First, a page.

Animal Trappings

A man’s horse was often his most prized possession. For special occassions, men decked their horses with large ornamental horse covers, saddle bolsters, headdresses, and bridles – trappings that also imparted prestige to the owner. In 1924, the Austrian adventurer Gustav Krist was befriended by the chief of the Yomut Turkmen and lived with his tribe for a time. He wrote, “Second only to his love of hospitality is the Turkmen’s love for his horse.”

The khans kept stables full of fine horses that they gave as gifts, often with elaborately embroidered trappings that gleamed with gold and silver threads.

The two-humped Bactrian camel was the most common Central Asian camel and they too had their special trappings. In a Turkmen wedding procession, the bride would be ensconsed in a specially constructed tent-like litter atop the camel’s back. Colorful patchwork hangings, or wool-pile weavings hung from the camel’s flanks, while a long trapping, also made of patchwork, rested on the camel’s head and draped down its neck. Small trappings were tied around its knees, often with little bells attached that jingled as the procession moved slowly along.

ANIMAL TRAPPING (ATATBBNB-123)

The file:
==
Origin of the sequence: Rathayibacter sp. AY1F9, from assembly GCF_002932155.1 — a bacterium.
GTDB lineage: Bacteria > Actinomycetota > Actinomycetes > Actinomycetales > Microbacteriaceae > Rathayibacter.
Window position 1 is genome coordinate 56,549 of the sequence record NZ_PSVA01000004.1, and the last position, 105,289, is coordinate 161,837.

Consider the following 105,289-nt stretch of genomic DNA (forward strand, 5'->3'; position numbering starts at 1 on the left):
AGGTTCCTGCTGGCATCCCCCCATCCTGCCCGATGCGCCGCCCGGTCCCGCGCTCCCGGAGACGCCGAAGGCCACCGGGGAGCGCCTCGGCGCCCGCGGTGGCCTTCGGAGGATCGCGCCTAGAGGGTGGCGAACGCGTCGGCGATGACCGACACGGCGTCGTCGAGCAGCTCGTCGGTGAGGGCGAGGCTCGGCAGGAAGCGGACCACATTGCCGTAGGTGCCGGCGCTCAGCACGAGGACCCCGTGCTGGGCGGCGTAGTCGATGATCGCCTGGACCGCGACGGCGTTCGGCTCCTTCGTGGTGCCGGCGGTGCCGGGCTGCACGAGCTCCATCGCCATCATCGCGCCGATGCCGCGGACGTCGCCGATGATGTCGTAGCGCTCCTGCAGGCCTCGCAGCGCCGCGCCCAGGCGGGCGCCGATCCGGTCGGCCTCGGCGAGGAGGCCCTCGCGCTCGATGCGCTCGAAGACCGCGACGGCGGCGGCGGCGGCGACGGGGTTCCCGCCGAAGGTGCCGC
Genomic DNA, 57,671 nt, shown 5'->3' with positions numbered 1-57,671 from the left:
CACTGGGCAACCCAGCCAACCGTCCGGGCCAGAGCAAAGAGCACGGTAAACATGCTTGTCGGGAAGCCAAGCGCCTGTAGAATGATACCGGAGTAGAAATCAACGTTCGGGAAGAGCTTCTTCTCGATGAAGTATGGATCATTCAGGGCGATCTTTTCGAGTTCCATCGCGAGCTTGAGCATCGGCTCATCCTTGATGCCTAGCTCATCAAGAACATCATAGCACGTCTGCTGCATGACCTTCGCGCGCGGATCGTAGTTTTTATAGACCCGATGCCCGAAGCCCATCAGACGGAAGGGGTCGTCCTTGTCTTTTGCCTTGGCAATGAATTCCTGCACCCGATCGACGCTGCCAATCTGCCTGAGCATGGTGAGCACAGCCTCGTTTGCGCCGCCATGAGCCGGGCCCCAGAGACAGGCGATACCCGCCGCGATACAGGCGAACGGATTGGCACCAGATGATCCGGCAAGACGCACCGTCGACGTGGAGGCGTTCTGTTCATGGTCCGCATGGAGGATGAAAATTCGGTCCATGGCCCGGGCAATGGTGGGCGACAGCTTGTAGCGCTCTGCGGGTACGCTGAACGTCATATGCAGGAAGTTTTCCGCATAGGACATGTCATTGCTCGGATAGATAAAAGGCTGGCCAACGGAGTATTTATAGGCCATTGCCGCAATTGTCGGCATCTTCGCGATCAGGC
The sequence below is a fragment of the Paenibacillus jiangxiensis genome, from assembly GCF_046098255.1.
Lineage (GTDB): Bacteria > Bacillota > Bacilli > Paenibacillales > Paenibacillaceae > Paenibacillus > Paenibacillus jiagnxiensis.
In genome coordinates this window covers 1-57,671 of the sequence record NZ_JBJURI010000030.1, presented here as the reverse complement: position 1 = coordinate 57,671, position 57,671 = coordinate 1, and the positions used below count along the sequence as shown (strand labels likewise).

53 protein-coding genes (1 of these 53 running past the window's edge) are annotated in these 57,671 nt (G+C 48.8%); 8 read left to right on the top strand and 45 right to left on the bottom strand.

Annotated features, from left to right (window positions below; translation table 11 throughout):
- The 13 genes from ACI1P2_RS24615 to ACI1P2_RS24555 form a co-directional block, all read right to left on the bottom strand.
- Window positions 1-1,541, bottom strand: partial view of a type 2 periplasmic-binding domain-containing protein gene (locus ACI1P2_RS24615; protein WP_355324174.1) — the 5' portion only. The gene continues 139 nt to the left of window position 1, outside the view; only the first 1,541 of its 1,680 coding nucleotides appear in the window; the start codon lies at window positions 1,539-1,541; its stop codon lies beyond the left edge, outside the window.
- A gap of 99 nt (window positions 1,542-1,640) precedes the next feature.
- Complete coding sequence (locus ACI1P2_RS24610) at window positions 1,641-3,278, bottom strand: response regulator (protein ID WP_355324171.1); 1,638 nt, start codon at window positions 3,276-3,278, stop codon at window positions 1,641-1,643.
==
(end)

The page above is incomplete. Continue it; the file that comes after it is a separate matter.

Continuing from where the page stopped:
Central Asia, mid-20th century?

36” wide x 27.5” long (not including fringe)
Silk “atlas” ikat – the rest of the fabrics are cotton
Backed with hand-woven and factory-made cotton cloth
Printed-cotton rag fringe
Entirely hand-sewn
Tears in ikat, otherwise sound

This piece was probably used as an animal trapping of some kind.
The movement of the rag fringe would confuse evil spirits who would fear becoming entangled in it, thus serving as a protective device.

Price: $35.00
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TURKMEN CAMEL TRAPPING (ATATBBNB-122)

Central Asia, late 19th-early 20th century

53.5” x 40.5” (not including fringe)
Felted wool broadcloth and silk hand-woven stripes patches
Backed with local hand-blocked and hand-woven cotton (all the backing sections are pieces of unseamed cloth)
Fair to poor condition; some patches damaged; no moth holes, stains, or color runs
Lots of good period fabrics for restoration projects.

Called a “kuroma”, this trapping was one of a pair that hung down on each of the camel’s flanks in a Turkmen bridal procession. They were usually backed with a variety of different fabrics, such as Russian printed cotton; Turkmen handwoven stripes (alacha); or local block-printed cotton (chit) – as in this example.

This trapping has condition issues, however it still looks attractive enough to display – or if taken apart, can be used to restore other Turkmen pieces.

Price: $75.00
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CAMEL KNEE TRAPPING (ATATBBNB-121)

Turkmen, Central Asia. Late 19th century

20” x 15.5” including rag fringe
Russian red, green, and black wool broadcloth; Uzbek silk ikat
Backed with Russian plain and printed cotton and Central Asian block-printed handwoven cotton
Cotton and wool broadcloth rag fringe
White hand-embroiderd stitches
Fair condition – ikat strips are worn; 1” split on left black wool border; black narrow band along back not original (easily removed) – otherwise everything period 19th century.

This trapping was one of a pair that was tied around each of the camel’s forelegs in a Turkmen bridal procession. Called a “duye dizlyk”, they were often hung with little bells that jingled as the camels walked.